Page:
NORFOLK, Va. — Gov. Glenn Youngkin's introduction of a school tip line is prompting questions and concerns from educators across Virginia, including the Commonwealth's largest teacher's union.
This week, Youngkin encouraged parents to report "divisive practices" in Virginia schools through an email tip line. People can now email email@example.com to voice concerns.
"We are going to get divisive practices out of the school system, including Critical Race Theory," Youngkin said in a recent interview with conservative radio host John Fredericks.
Critical Race Theory is not taught in K-12 public schools. Instead, it is more suited for graduate school-level discussions.
However, in the interview, Youngkin referenced reports of a Fairfax County school recently using "privilege bingo" as a class assignment, and said his administration is "going to be able to review and make sure these kinds of practices aren’t being used in the classrooms."
A spokesperson for the governor's office called the tip line “a resource for parents, teachers, and students to relay any questions or concerns.”
However, some educators are weary of the message it could send to teachers, as well as the impact it could have on education.
"It heightens our level of caution, care and concerns, as to why he has singled out Virginia educators,” said Dr. James Fedderman, president of the Virginia Education Association.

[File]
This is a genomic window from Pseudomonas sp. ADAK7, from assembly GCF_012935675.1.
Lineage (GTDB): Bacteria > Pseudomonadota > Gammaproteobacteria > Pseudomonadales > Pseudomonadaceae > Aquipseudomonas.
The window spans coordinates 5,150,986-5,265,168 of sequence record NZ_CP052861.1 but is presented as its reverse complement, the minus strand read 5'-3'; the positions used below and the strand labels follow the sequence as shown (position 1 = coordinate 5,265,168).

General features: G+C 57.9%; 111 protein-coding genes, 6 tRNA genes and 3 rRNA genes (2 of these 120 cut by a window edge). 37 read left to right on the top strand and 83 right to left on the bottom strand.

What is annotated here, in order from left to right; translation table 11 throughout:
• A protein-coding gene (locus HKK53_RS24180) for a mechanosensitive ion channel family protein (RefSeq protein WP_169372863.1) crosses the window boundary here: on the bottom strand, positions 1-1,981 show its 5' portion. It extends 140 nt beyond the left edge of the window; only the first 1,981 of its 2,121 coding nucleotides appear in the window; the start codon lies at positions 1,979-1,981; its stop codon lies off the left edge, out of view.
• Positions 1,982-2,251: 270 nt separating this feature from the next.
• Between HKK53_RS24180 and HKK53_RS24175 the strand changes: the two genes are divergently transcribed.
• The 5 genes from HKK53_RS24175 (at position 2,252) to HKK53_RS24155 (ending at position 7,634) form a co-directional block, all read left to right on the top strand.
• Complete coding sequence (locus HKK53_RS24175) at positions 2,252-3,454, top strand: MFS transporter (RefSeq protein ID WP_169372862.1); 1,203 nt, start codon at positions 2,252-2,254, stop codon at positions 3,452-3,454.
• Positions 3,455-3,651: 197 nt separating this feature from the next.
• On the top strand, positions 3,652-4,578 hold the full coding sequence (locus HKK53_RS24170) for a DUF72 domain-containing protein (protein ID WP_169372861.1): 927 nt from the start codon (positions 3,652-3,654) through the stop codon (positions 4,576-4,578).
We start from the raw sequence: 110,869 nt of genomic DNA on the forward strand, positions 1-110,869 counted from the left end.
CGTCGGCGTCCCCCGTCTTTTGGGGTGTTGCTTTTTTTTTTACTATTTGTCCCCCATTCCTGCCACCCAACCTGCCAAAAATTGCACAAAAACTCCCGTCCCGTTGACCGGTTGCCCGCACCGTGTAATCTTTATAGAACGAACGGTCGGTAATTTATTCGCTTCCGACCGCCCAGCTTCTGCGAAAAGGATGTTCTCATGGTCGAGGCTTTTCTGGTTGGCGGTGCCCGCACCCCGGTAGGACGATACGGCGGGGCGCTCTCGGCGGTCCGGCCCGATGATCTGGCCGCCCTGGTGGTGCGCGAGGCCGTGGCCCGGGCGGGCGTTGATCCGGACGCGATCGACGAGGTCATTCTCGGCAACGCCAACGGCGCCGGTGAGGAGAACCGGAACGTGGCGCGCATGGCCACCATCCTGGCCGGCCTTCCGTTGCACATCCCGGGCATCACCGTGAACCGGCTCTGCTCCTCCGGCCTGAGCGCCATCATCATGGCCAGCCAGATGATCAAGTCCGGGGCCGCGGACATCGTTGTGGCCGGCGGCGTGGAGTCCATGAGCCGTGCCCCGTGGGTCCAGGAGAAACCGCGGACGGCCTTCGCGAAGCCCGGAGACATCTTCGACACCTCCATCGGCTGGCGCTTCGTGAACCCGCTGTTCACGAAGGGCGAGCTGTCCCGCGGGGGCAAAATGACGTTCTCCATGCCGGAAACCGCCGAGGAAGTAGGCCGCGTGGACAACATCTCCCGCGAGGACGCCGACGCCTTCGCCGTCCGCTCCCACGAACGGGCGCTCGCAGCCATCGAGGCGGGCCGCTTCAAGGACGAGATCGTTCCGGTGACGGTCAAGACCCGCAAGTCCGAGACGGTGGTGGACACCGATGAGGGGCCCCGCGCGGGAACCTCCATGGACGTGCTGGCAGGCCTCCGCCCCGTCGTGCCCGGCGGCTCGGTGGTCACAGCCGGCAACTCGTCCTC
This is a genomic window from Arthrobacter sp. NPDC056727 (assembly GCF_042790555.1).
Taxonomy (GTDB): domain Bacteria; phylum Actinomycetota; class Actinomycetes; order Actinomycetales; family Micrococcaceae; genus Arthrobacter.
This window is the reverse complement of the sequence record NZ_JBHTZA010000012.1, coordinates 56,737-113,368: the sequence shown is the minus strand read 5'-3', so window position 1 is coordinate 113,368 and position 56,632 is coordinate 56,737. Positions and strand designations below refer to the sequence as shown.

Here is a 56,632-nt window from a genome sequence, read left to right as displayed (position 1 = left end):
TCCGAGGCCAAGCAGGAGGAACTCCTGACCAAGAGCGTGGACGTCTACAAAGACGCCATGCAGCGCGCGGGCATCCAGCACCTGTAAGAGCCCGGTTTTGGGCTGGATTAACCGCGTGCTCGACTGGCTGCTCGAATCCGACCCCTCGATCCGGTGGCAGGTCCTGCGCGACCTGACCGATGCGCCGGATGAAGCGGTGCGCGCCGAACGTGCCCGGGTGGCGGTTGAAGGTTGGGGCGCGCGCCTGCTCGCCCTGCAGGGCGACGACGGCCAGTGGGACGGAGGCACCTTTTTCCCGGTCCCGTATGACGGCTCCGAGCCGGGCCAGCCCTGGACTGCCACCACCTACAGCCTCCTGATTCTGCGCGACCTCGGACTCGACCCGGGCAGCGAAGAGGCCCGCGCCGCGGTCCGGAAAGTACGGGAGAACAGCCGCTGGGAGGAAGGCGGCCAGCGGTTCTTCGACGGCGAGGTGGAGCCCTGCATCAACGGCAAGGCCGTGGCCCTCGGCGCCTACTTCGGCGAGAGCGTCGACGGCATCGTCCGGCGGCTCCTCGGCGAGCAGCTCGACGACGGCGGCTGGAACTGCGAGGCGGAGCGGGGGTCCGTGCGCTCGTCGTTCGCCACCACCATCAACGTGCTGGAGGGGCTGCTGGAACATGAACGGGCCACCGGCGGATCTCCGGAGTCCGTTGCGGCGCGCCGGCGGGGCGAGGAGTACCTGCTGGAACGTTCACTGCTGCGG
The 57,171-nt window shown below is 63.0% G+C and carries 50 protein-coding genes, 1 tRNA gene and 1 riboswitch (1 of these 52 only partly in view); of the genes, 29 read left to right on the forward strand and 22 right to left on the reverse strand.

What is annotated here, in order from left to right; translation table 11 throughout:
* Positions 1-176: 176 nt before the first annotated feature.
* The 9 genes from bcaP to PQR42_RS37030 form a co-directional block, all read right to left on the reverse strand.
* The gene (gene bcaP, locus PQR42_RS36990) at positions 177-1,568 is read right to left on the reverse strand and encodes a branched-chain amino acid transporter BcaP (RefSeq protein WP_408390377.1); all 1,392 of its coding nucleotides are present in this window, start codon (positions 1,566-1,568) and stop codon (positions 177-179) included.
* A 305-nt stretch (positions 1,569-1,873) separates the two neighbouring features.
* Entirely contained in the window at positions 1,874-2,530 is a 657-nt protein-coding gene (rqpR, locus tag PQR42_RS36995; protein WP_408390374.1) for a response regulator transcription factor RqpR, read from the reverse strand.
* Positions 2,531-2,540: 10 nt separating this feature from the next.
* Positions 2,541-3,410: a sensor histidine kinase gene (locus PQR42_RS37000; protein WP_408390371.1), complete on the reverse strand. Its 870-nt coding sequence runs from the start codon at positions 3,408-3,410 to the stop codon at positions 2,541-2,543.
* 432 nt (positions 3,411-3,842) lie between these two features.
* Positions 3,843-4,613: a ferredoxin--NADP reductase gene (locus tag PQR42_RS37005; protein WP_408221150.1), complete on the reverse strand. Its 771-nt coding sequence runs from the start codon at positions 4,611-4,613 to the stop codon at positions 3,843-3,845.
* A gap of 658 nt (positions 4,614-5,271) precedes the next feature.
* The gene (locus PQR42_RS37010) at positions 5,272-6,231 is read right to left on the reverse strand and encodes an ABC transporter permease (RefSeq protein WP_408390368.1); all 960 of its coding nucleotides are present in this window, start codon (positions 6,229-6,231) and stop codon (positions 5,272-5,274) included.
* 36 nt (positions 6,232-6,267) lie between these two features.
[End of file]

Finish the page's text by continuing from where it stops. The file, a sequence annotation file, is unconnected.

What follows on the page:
Fedderman, who released a statement Tuesday in response to the tip line, said the teacher's union is "highly disappointed," and said the move is designed to intimidate teachers, who he believes are being unfairly targeted.
"It heightens our level of caution, care and concerns, as to why he has singled out Virginia educators,” he said.
February is Black History Month, and Fedderman wonders how that will play into the tip line.
“For parents that don’t think that should be taught, I guess everybody’s going to be reporting to the hotline," he said.
In the interview with Fredericks, Youngkin said Virginia will teach "all history."
“We are indeed going to teach all history, the good and the bad, but we are going to get these inherently divisive practices out of the classrooms," he said.
"I'm very concerned about people taking offense to everything," said Dr. Denelle Wallace, the dean of Norfolk State University's School of Education.
Wallace said educators typically welcome parent engagement and the idea of a hotline is not a bad thing, in and of itself. However, she questions if the way it is currently constructed would be inclusive of all families.
The administration did not say who will oversee the hotline or how the administration will decide which tips to investigate.
“What parents are going to utilize this tip line and how will this tip line be utilized in a way that allows all voices to be heard?" Wallace posed.
Wallace encourages the governor to reach out to educators of all backgrounds to figure out more inclusive ways to get feedback.
In an e-mail, a spokesperson for the governor’s office said, "Governor Youngkin was elected to serve all Virginians and has utilized a customary constituent service, to hear from Virginians and solicit feedback.”
"My hope is that he would give parents of all backgrounds the ability to engage, and he recognize the tip line may only reach a certain population," Wallace said. "You’re going to need other avenues to balance out the feedback."
Wallace is also concerned about the impact this will have on aspiring teachers, especially from minority groups.
“Unfortunately a tip line really does hinder the ability to attract a diverse teacher population that we already don’t have,” she said.
Fedderman is worried about the potential added pressures for educators, already tasked with navigating a teacher shortage and the COVID-19 pandemic.